Good day military aviation enthusiasts!
Rich Cooper here from the Centre of Aviation Photography (COAP), I’m a relatively new addition to the FPP team and this is my first post.
Going forward, I plan to give you a tale from a shoot related to the current Podcast episode. Sometimes this might not be possible if I’ve not shot the episode’s subject (and my travel factors may also be an issue on timely delivery sometimes), but after you’ve listened to the episode we hope you’ll enjoy hearing about a photographic engagement with the chosen subject.
So… The US Coast Guard! Who’s loving the episode? Excellent as always.
I undertook a pretty major assignment with the ‘Coastie’ guys n gals at Kodiak, Alaska, at the end of last year. It’s a totally wild place! There’s nowhere quite like it as a posting and the Generic term for any aircraft crew member, whether at the flight controls or not. and technicians have to be super experienced before they even arrive on the island to start flying, due to the extreme conditions and landscape. Seriously brave dudes.
My assignment there was an extension of the COAP photography trip to Alaska, and we spent three days on the island shooting USCG operations. The weather was crazy bad for the first day – so bad that we couldn’t even leave Anchorage – but then cleared to form two days of beautiful sun, the last of the year in fact (and this was September).
The air quality was excellent so this meant that the shots would be crystal clear, and I used everything from a 10mm, through wide-angle zooms (24-120mm and 28-300mm), through tele zooms (80-400mm) and a fixed 500mm prime, all swapping about on two bodies (Nikon D5 and Nikon D7200). I also took a set of lights with me too for some of the special crew set-ups.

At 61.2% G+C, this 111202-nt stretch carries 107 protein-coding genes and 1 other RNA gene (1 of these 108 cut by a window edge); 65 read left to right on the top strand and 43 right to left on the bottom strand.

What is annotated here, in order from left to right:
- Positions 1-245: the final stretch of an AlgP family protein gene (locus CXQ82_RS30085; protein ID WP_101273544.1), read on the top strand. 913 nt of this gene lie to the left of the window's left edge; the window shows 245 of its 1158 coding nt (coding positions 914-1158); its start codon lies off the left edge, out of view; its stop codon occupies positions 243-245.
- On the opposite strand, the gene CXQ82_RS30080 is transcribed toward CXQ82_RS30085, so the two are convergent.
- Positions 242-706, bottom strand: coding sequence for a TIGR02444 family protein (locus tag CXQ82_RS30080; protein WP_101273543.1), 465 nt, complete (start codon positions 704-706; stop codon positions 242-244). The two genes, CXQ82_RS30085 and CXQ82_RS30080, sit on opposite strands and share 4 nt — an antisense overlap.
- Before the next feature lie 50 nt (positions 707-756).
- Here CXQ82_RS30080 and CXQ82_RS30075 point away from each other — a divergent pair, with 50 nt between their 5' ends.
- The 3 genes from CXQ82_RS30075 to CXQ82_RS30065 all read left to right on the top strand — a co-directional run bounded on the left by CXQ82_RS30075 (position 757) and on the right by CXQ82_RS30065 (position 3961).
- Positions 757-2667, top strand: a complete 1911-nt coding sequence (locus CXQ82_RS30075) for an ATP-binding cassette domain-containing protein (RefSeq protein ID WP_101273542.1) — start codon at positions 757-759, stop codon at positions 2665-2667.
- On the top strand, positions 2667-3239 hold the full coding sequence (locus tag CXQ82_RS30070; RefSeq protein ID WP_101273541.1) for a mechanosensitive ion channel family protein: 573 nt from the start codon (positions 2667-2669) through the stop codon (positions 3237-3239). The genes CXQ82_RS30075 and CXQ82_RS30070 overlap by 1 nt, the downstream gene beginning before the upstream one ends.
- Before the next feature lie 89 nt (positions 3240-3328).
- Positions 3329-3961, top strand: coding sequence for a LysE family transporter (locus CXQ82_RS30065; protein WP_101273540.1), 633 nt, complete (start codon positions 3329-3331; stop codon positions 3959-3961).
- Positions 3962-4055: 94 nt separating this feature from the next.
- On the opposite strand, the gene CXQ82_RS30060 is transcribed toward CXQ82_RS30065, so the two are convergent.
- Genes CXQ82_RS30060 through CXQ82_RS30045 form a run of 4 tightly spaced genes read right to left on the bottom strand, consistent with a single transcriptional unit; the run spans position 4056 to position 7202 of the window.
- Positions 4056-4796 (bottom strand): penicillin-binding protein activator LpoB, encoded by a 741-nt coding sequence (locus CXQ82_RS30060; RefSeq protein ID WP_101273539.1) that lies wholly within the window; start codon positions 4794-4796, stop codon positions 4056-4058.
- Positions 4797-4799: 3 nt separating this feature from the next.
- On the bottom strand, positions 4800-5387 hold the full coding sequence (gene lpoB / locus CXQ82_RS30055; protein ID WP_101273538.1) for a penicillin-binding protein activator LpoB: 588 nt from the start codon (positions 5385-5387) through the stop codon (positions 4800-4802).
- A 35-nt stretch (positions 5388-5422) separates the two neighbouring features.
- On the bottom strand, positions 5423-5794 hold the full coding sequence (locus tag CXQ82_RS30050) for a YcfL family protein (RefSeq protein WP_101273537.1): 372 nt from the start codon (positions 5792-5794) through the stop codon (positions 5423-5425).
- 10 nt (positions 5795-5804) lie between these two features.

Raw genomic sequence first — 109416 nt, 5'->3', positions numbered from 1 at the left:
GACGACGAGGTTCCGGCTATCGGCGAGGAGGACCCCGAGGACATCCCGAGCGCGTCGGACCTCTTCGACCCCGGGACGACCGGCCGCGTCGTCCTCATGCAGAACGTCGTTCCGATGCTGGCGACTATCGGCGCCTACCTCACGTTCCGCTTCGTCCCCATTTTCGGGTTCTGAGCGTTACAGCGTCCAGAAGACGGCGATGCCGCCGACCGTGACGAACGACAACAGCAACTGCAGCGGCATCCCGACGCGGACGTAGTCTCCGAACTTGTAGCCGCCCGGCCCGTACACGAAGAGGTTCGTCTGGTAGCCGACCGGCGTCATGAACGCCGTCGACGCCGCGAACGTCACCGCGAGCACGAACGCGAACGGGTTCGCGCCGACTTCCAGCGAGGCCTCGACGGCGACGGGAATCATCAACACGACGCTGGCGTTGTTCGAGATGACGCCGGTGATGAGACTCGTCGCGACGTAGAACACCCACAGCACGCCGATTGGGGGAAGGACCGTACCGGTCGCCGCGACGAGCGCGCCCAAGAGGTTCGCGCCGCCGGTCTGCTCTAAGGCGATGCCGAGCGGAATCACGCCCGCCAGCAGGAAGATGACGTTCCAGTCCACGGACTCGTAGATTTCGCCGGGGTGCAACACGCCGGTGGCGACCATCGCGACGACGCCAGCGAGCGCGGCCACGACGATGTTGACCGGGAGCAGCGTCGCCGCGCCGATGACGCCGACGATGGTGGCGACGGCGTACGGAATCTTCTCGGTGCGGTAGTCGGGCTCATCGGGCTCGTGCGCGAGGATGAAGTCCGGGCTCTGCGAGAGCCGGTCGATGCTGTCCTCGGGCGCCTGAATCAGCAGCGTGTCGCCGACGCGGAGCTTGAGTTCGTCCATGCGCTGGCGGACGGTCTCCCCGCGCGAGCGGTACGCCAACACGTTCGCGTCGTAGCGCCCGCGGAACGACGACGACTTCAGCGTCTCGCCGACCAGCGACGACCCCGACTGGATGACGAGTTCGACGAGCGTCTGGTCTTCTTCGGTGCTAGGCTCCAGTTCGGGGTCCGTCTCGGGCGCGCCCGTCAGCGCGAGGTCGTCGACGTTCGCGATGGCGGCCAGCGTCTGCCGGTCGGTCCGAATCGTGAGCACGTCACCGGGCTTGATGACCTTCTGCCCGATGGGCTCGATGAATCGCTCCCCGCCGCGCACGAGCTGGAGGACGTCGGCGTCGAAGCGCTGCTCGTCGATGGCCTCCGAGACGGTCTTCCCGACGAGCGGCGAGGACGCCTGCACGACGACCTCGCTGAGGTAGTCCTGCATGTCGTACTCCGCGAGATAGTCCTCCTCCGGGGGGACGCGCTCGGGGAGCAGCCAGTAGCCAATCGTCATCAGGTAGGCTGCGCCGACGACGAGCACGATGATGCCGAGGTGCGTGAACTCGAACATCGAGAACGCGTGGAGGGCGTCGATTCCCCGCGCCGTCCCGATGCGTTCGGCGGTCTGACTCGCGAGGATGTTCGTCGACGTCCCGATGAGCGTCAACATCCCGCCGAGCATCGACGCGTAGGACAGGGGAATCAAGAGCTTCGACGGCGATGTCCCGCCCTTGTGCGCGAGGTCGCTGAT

I interviewed two H-60 pilots, an H-60 technician (the guys in the back), a Rescue Swimmer (the guys on the end of the winch), a H-65 pilot and a C-130J pilot and Mission Commander for an upcoming feature in a few different magazines. Every single person was awesome, just so enthusiastic about their job and making a difference – especially in the Search and Rescue. The process of locating and recovering distressed personnel. role. Interestingly, around 90% of those I spoke to had a real, genuine, enthusiast-level of interest in aircraft – it really isn’t just a job.
Here’s three of my personal favourite photo set-ups from that shoot, with one where I am being rescued (so much fun!), another showing the heroes themselves and then a third taken during an air-to-air session over the stunning Kodiak scenery with one of their shiny new J-Models.
The rescue shot was on a 10mm lens and the helo hovering above was causing a lot of downdraft (obviously) so the Rescue Swimmer was spinning around a lot. I had to be super quick to anticipate his swing near my hand, shoot one-handed, keep the helo in the frame and make a trade off between a sharp shot and the faster shutter speed that would start to freeze the rotors.
The aircrew image was on a 24-70mm f2.8 lens just after sunset and involved a briefing with all parties to place the guys where I wanted them and the helo coming in behind. In such situations I am not scared of bumping the ISO up to ensure that the shot remains sharp.
The aerial of the Herc was a stunning flight and the cameraship was actually an H-60 with the door open – that means it was vibrating and bouncing all over the place. In the back of the Herc were other members of my team, which had just shot me in close trail behind them. Comms are hard on these due to the noise of a rattling helo, rotor blades and air rushing.
So how does the US Coast Guard use these machines? In what role? How are they different from the regular military? Well, the Podcast is ready and waiting with an excellent briefing from CDR Dan Warren as he joins ‘Jell-O’ in the studio.